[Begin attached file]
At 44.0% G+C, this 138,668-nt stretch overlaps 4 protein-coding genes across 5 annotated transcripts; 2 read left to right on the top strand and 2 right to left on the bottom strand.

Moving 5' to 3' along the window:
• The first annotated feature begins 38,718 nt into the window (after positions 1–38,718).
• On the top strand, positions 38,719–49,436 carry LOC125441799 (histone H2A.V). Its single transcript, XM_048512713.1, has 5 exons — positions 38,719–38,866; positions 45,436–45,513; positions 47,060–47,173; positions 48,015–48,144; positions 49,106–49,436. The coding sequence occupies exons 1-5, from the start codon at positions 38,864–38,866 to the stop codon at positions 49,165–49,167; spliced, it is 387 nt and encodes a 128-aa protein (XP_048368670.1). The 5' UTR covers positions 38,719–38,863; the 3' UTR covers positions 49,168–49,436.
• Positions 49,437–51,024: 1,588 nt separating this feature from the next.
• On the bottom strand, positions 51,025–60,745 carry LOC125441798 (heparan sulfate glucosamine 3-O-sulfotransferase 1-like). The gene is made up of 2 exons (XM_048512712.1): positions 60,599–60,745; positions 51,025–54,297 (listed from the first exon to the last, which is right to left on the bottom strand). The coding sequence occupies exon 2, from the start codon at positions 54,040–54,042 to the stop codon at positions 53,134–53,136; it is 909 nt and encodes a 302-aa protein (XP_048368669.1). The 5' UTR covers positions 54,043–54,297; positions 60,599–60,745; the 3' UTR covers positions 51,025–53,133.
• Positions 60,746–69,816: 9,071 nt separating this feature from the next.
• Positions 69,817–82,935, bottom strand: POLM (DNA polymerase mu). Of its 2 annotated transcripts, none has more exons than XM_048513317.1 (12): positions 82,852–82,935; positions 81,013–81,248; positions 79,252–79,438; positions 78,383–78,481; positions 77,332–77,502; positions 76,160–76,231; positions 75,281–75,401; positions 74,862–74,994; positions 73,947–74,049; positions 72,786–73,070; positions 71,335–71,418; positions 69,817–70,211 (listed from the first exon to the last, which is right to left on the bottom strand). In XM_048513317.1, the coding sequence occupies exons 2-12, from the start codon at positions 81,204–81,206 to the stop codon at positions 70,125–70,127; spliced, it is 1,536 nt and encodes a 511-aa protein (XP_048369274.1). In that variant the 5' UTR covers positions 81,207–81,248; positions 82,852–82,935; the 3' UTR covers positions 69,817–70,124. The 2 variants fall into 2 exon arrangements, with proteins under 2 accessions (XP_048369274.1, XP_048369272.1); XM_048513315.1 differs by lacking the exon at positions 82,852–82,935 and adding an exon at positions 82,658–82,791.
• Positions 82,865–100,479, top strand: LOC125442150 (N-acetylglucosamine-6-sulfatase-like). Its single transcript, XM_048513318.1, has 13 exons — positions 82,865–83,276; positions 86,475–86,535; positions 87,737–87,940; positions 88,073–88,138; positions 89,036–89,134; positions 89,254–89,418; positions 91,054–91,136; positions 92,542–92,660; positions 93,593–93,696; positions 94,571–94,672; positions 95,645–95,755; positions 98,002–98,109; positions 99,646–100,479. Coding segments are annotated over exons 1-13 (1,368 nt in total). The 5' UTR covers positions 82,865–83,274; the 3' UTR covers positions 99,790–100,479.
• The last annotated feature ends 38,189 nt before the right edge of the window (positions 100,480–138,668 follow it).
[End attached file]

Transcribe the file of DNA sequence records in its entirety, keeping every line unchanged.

At 44.0% G+C, this 138,668-nt stretch overlaps 4 protein-coding genes across 5 annotated transcripts; 2 read left to right on the top strand and 2 right to left on the bottom strand.

Moving 5' to 3' along the window:
• The first annotated feature begins 38,718 nt into the window (after positions 1–38,718).
• On the top strand, positions 38,719–49,436 carry LOC125441799 (histone H2A.V). Its single transcript, XM_048512713.1, has 5 exons — positions 38,719–38,866; positions 45,436–45,513; positions 47,060–47,173; positions 48,015–48,144; positions 49,106–49,436. The coding sequence occupies exons 1-5, from the start codon at positions 38,864–38,866 to the stop codon at positions 49,165–49,167; spliced, it is 387 nt and encodes a 128-aa protein (XP_048368670.1). The 5' UTR covers positions 38,719–38,863; the 3' UTR covers positions 49,168–49,436.
• Positions 49,437–51,024: 1,588 nt separating this feature from the next.
• On the bottom strand, positions 51,025–60,745 carry LOC125441798 (heparan sulfate glucosamine 3-O-sulfotransferase 1-like). The gene is made up of 2 exons (XM_048512712.1): positions 60,599–60,745; positions 51,025–54,297 (listed from the first exon to the last, which is right to left on the bottom strand). The coding sequence occupies exon 2, from the start codon at positions 54,040–54,042 to the stop codon at positions 53,134–53,136; it is 909 nt and encodes a 302-aa protein (XP_048368669.1). The 5' UTR covers positions 54,043–54,297; positions 60,599–60,745; the 3' UTR covers positions 51,025–53,133.
• Positions 60,746–69,816: 9,071 nt separating this feature from the next.
• Positions 69,817–82,935, bottom strand: POLM (DNA polymerase mu). Of its 2 annotated transcripts, none has more exons than XM_048513317.1 (12): positions 82,852–82,935; positions 81,013–81,248; positions 79,252–79,438; positions 78,383–78,481; positions 77,332–77,502; positions 76,160–76,231; positions 75,281–75,401; positions 74,862–74,994; positions 73,947–74,049; positions 72,786–73,070; positions 71,335–71,418; positions 69,817–70,211 (listed from the first exon to the last, which is right to left on the bottom strand). In XM_048513317.1, the coding sequence occupies exons 2-12, from the start codon at positions 81,204–81,206 to the stop codon at positions 70,125–70,127; spliced, it is 1,536 nt and encodes a 511-aa protein (XP_048369274.1). In that variant the 5' UTR covers positions 81,207–81,248; positions 82,852–82,935; the 3' UTR covers positions 69,817–70,124. The 2 variants fall into 2 exon arrangements, with proteins under 2 accessions (XP_048369274.1, XP_048369272.1); XM_048513315.1 differs by lacking the exon at positions 82,852–82,935 and adding an exon at positions 82,658–82,791.
• Positions 82,865–100,479, top strand: LOC125442150 (N-acetylglucosamine-6-sulfatase-like). Its single transcript, XM_048513318.1, has 13 exons — positions 82,865–83,276; positions 86,475–86,535; positions 87,737–87,940; positions 88,073–88,138; positions 89,036–89,134; positions 89,254–89,418; positions 91,054–91,136; positions 92,542–92,660; positions 93,593–93,696; positions 94,571–94,672; positions 95,645–95,755; positions 98,002–98,109; positions 99,646–100,479. Coding segments are annotated over exons 1-13 (1,368 nt in total). The 5' UTR covers positions 82,865–83,274; the 3' UTR covers positions 99,790–100,479.
• The last annotated feature ends 38,189 nt before the right edge of the window (positions 100,480–138,668 follow it).